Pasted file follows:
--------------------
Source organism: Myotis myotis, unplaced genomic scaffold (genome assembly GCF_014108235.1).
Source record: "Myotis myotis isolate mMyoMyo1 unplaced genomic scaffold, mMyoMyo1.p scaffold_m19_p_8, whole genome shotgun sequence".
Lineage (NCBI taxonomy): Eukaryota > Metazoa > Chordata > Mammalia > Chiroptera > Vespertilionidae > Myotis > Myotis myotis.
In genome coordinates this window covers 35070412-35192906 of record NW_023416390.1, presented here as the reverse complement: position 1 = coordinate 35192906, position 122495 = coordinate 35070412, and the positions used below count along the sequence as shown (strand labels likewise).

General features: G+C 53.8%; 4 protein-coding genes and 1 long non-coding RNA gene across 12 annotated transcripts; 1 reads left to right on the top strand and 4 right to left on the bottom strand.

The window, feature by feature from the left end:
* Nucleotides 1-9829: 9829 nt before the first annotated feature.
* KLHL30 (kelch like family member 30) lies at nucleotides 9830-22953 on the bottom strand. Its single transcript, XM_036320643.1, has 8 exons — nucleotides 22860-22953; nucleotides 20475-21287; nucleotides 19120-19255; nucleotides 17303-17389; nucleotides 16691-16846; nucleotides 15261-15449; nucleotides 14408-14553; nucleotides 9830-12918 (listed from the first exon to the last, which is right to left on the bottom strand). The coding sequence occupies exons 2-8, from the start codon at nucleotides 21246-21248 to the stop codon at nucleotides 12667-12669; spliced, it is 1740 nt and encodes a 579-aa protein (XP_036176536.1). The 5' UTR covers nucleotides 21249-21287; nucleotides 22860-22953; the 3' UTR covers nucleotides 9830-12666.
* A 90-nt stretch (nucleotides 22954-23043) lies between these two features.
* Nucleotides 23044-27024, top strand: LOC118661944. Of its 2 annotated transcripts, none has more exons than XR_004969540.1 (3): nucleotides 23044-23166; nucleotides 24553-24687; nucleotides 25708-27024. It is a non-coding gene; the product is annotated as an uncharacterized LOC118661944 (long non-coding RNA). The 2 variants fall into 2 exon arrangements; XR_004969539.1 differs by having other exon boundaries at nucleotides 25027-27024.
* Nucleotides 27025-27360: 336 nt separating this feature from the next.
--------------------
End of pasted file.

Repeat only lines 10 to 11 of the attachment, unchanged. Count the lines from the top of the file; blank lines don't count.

* Nucleotides 23044-27024, top strand: LOC118661944. Of its 2 annotated transcripts, none has more exons than XR_004969540.1 (3): nucleotides 23044-23166; nucleotides 24553-24687; nucleotides 25708-27024. It is a non-coding gene; the product is annotated as an uncharacterized LOC118661944 (long non-coding RNA). The 2 variants fall into 2 exon arrangements; XR_004969539.1 differs by having other exon boundaries at nucleotides 25027-27024.
* Nucleotides 27025-27360: 336 nt separating this feature from the next.